- I massage my edges daily with castor oil mixed with palm kernel oil to protect the fragile hair of my hairline. This allows them to grow long enough to blend with the rest and therefore reduce frizziness and dependence on edge control gels/creams.

- I protective style most of the time with a ponytail and only try new styles on Sundays for church.
My everyday hair

Fishtail braid 

Roll and tuck updo
- Because my hair is stretched, there's less likelihood of knots developing and it also gave me the opportunity to trim off any split ends.

- Due to low humidity, my stretched style has lasted up to two weeks without the need to re straighten my hair. In higher humidity, I'd need a keratin hair straightening system like Beautiful Textures Texture Manageability System to keep my straight hair humidity proof.

Q. Will I keep on heat straightening my hair until rainy season comes in?

A. No I won't.
If you noticed, I used a lot of protein during my straightening process especially those that are heat activated. Then I applied a lot of coconut oil to help hold those protein in.
I'll be rocking my straight hair for a month till my next major washday. Then my hair is strong enough and I can keep my hair stretched using a heatless method such as twists, braids, threading, banding, bantu knotting etc.

Q. How do I keep my hair and scalp clean during this period?

A. I do an oil cleanse.
 I soak a towel with oil and clean my hair in sections from scalp to ends. Then I use a clean paper towel to wipe off the excess oil until it comes out clean. I try to remove as much oil from my scalp as I can to prevent dandruff. I've improved this method of cleaning by adding tea tree and rosemary essential oils to my cleansing oil for their antimicrobial action. Also, I usually use olive oil to cleanse but I think I'm enjoying grapeseed oil. It's lighter and less greasy.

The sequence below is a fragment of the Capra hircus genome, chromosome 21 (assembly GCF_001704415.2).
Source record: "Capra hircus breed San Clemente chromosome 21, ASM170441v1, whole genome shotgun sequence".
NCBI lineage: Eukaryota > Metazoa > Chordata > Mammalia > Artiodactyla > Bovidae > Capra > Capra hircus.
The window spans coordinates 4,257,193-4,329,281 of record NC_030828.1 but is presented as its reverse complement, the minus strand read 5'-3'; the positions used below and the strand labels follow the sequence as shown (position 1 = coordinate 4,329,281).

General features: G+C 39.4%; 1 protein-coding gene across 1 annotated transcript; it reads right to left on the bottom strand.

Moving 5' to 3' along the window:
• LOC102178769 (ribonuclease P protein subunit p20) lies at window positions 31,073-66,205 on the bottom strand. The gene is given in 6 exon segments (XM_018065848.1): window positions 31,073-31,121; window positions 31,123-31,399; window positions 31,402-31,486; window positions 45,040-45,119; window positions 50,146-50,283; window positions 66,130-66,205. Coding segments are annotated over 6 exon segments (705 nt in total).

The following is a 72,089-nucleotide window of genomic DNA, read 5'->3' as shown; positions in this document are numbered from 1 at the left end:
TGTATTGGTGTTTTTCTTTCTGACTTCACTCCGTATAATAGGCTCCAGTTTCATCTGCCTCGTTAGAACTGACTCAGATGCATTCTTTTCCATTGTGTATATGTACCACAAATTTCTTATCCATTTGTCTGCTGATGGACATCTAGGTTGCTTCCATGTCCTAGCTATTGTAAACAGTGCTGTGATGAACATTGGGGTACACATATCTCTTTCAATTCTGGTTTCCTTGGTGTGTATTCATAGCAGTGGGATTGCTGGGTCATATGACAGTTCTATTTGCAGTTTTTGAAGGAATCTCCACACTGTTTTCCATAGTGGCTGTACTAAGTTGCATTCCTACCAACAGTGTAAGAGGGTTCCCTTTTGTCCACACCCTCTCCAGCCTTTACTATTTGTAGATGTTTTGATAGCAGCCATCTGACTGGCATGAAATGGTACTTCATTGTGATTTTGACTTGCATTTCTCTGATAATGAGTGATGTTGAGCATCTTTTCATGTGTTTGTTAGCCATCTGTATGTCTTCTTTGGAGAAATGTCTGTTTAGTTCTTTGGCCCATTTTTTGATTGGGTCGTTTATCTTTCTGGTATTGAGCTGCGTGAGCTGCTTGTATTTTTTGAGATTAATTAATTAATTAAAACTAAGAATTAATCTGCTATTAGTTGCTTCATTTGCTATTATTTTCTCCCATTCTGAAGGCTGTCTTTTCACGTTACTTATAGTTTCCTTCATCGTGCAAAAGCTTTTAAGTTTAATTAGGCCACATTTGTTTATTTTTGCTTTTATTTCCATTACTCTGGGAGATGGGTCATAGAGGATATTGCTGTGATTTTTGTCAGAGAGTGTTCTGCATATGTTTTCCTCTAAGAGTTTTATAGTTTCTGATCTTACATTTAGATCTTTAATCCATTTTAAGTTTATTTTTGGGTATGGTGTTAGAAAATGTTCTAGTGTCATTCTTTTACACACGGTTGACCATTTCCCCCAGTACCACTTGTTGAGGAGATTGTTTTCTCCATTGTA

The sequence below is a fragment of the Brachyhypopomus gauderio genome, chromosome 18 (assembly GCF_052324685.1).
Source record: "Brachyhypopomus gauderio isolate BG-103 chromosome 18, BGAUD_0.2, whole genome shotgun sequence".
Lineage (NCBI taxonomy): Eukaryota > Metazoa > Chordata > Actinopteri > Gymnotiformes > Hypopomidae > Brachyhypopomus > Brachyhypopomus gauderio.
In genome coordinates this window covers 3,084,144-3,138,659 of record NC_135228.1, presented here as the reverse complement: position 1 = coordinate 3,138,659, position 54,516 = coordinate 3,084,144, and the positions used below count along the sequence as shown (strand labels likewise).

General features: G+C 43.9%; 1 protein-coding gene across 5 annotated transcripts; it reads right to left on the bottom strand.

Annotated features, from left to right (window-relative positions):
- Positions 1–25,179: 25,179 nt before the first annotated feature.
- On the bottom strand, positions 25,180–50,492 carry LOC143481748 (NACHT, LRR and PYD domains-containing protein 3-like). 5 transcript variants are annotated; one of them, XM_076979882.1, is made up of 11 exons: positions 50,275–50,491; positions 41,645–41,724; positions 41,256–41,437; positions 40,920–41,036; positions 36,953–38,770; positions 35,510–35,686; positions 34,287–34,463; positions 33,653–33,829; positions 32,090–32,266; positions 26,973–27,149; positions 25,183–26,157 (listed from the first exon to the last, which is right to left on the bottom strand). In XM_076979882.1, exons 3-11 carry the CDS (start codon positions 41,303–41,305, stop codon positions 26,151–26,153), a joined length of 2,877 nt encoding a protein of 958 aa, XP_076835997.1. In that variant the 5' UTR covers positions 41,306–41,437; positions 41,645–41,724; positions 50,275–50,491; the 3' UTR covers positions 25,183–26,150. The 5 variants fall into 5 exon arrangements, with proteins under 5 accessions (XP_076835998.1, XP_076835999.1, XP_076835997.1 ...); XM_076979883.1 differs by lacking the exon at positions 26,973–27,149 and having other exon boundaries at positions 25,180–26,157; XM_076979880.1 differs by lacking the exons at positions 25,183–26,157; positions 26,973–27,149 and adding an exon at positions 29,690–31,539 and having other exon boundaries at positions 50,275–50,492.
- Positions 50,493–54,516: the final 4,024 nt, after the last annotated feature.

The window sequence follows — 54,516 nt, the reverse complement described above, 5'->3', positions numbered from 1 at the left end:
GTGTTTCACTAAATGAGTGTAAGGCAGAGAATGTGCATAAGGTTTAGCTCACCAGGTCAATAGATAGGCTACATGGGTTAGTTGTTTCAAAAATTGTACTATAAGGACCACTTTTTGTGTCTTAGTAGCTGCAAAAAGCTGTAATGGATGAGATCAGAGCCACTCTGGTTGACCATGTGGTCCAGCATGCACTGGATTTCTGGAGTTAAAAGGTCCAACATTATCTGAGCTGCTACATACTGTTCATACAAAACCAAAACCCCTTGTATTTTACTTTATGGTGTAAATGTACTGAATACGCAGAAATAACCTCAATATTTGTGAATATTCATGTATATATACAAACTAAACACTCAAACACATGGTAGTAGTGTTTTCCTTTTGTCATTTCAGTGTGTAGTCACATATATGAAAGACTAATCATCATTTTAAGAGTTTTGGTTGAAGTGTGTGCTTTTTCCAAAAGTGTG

Someone may ask why I just don't get a dry shampoo...
Well I've been using this oil cleansing method for as long as I can remember so I'm stuck in my ways.
 Secondly, where can I get a dry shampoo?!

So that's my hair care method for the dry weather and how it helps me reduce breakage.

What's your dry season regimen like? Do you have any questions about my regimen?



For more info, go to www.naturalnigerian.com

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  1. I ever never straightened my hair. So scared. But I wanna try the ors straightening system soon. Would be at the meet up and can't wait. Leeznijis.blogspot.com

    1. It's not so bad. If done carefully (reasonable heat, protection and conditioning) it's not as different as any other form of manipulation. Like any manipulation, don't overdo it.

  2. ♡♡♡♡♡♡♡ your hair.
    It looks absolutely gorge and I like the sound of your oil cleansing method. I'll try it whenever I get around to straightening my hair.
    I've been looking for those fulani women for manshanu. Still haven't tried it since your post

    1. Thanks Sandra! Will love to read about your experiences. I can hook you up with some manshanu if you want.

  3. Oh but your hair is beautiful!!! I can't wait :)

    1. Thanks KL. Looking forward to seeing your own straightening results on your blog.